Theodore Draper has a well-deserved reputation for producing excellent histories. He received the Herbert Feis Award for Nonacademically Affiliated Historians in 1990 from the American Historical Association, an indication not only of the quality of his work but also of the depth of his dedication. (You’d better keep your day job to support that type of interest.) His portrayal of the cause of the American Revolution will maintain his fine reputation.

There is no shortage of accounts of the coming of the American Revolution, so one wonders what value might be added by yet one more. Draper develops a new slant on one of the major interpretations of the cause of the Revolution, often called the neowhig thesis. That line of argument sees the war as provoked by the British attempt to gain control over the Americans, who had carved out de facto independence while left to their own devices during the colonial era. Draper views the contest as one between the Americans struggling to maintain control over their affairs and the British seeking to reassert control for their own imperial purposes.

All historical accounts are premised on some conceptual framework, whether their authors acknowledge it or not. Sadly, many historians who deny that they are “captive to narrow constructs” but rather “choose the method that is best in each case” are prisoners of implicit models that not only vary but all too often contradict each other. In contrast, Draper is very forthright about his thesis and consistent in his approach. He lays out his framework of power early on, relates each topic to it, and closes on the same note. This tactic works to his advantage by making his argument easier to trace and ultimately more convincing.

Power in this case has to do with who controls the American government—more specifically, particular functions of that government. For almost a century and a half, the British allowed the Americans to provide such local governmental services as law enforcement and public works. How they provided them hardly affected the rest of the empire and would have been awkward to manage from London in any case. However, American contacts with foreign parties, in either trade or military affairs, were considered imperial prerogatives. But the British government devoted almost none of its own resources to these functions, as Draper writes, “ruling the colonies on the cheap.”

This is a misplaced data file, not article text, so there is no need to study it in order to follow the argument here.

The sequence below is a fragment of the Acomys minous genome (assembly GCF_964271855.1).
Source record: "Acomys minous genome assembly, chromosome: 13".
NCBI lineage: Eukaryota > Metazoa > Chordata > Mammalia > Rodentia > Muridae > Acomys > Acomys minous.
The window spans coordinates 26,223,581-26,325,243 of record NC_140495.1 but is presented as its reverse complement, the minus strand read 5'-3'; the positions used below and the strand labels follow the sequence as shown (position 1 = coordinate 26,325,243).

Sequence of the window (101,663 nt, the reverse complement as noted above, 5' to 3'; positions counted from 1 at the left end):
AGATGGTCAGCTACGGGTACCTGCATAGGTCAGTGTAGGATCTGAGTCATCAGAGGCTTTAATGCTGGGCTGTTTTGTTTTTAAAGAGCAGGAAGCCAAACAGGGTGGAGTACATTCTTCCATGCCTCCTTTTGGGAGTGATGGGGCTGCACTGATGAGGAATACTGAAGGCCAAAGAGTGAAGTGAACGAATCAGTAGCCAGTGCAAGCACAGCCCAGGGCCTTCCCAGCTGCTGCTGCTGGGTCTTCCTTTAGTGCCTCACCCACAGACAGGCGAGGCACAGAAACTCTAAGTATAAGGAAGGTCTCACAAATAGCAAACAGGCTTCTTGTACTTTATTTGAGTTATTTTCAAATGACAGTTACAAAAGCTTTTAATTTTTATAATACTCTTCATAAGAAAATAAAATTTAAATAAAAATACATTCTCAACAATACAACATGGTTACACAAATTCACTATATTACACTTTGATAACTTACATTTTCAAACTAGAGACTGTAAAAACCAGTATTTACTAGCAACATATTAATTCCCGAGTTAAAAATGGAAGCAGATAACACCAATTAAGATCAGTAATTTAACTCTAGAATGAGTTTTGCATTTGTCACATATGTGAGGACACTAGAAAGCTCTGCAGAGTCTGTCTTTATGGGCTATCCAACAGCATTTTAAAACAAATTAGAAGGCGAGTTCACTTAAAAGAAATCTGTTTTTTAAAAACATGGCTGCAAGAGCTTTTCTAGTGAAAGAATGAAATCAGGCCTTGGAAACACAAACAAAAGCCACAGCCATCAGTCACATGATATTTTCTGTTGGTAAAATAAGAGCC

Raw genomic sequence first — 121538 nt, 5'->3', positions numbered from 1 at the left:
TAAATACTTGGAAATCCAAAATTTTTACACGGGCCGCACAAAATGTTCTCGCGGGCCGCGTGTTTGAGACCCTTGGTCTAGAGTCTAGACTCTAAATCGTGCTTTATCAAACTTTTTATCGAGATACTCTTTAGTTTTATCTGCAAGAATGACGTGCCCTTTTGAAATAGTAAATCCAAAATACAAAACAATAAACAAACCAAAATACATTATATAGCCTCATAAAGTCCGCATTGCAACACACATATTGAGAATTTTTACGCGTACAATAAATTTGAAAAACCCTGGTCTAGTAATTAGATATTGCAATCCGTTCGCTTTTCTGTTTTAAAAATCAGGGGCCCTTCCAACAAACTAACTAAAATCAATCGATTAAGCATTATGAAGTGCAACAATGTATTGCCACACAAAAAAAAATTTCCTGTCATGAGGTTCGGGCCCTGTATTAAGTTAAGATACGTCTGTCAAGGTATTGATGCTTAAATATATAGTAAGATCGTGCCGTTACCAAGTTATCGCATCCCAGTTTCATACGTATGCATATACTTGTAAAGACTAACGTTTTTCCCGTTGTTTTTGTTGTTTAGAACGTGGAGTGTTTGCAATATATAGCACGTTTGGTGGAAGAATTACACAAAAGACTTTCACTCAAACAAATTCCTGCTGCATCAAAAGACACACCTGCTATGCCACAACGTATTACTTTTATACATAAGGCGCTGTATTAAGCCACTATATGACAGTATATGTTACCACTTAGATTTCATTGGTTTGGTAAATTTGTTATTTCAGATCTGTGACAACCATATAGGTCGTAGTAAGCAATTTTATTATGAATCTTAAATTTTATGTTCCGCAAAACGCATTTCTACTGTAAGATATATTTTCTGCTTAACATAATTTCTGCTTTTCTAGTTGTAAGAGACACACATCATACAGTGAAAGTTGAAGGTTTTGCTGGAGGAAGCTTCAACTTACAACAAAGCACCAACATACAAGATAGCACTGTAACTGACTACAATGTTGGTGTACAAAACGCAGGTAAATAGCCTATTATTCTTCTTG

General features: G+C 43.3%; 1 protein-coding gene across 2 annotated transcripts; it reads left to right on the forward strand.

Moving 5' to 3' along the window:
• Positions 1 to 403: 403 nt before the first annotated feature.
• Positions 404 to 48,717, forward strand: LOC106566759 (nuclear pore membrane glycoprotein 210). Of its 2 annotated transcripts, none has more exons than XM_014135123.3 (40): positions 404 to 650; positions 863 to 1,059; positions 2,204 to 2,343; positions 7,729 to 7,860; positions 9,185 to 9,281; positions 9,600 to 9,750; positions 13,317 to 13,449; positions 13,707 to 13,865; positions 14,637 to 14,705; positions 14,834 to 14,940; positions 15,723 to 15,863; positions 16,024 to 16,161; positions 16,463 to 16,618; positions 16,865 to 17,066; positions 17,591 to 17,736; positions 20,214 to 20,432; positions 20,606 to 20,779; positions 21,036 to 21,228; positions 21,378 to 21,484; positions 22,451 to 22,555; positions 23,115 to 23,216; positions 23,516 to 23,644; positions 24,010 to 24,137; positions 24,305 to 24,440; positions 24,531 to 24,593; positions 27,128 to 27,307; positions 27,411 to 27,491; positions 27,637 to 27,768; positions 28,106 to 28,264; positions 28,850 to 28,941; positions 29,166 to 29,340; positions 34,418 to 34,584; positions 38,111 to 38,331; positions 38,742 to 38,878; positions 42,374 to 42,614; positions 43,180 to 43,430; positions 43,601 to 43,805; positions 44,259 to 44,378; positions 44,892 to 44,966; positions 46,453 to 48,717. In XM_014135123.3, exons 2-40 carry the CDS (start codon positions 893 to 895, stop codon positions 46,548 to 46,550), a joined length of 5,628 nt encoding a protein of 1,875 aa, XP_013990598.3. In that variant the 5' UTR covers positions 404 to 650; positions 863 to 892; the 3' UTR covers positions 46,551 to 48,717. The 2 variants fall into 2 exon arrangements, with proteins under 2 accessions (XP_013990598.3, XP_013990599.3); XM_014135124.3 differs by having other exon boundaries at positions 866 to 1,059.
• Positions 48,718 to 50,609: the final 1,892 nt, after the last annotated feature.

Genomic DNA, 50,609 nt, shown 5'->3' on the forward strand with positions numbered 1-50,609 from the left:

By the middle of the eighteenth century, the American colonies had already been honing their own independence for more than a century. The imperial government had imposed taxes and regulations on the Americans’ foreign commerce, but the Americans evaded or ignored many of the most onerous burdens. The British never collected taxes for the military protection they provided the Americans; rather, they depended on an informal understanding that the Americans should contribute to military operations during wars by contributing supplies, troops, and naval bases. The net effect was that no formal arrangement was ever created to exert the power—à la Draper—that the British believed was their prerogative.

This informal arrangement unraveled in the middle of the eighteenth century. The neowhig thesis, which Draper supports in this particular, contends that the expulsion of the French from North America in 1763 freed the Americans from dependence on British protection. Draper adds to the scholarship on this point by showing that the British were aware of this effect; their awareness appeared in their domestic debate over whether Canada or Guadaloupe should be the concession taken from the defeated French. But like other neowhig adherents, Draper needs to probe this issue further. The Americans never really felt threatened by the French in Canada, who numbered only about 5 percent as many as the American population. The French navy could be a threat—and bases in Canada might contribute to that—but even during the French and Indian War, when the French threat was active, the Americans did not seem concerned. Of greater importance was that the American economy was growing rapidly, quickly putting itself beyond the reach of any foreign power. In other words, the war that removed the French presence coincided with a trend that encouraged the Americans to act more independently in any case. Draper deals with this important trend in another context in chapter 6, “This Million Doubling,” which documents the recognition by both the Americans and the British that the continued rapid growth of America was bound to upset the existing balance of power, allowing the Americans to act more independently.

Draper does not dwell on Britain’s relatively sudden, intense change of heart in wanting to gain power over the Americans. He mentions, but does not focus on to as great a degree, Britain’s concern that America’s growth was making it into a dangerously independent factor in world affairs, which other historians, such as Piers Mackesy (The War for America, 1775–1783. Cambridge: Harvard University Press, 1964), have emphasized. Draper quite convincingly shows how the Americans’ desire for independence came late in the struggle, only after they reluctantly concluded that regaining the old status quo within the empire was impossible. He also demonstrates the Americans’ search for principles and arguments to buttress their justification for making the adjustments being thrust on them.

Draper’s book is finely crafted and makes for pleasant reading. It presents a convincing mix of primary and secondary materials. The reactions of those directly involved come through persuasively. For the most part the narrative moves right along, frequently rewarding a reader with interesting insights.

Gerald Gunderson
Trinity College, Hartford
American HistoryLaw and Liberty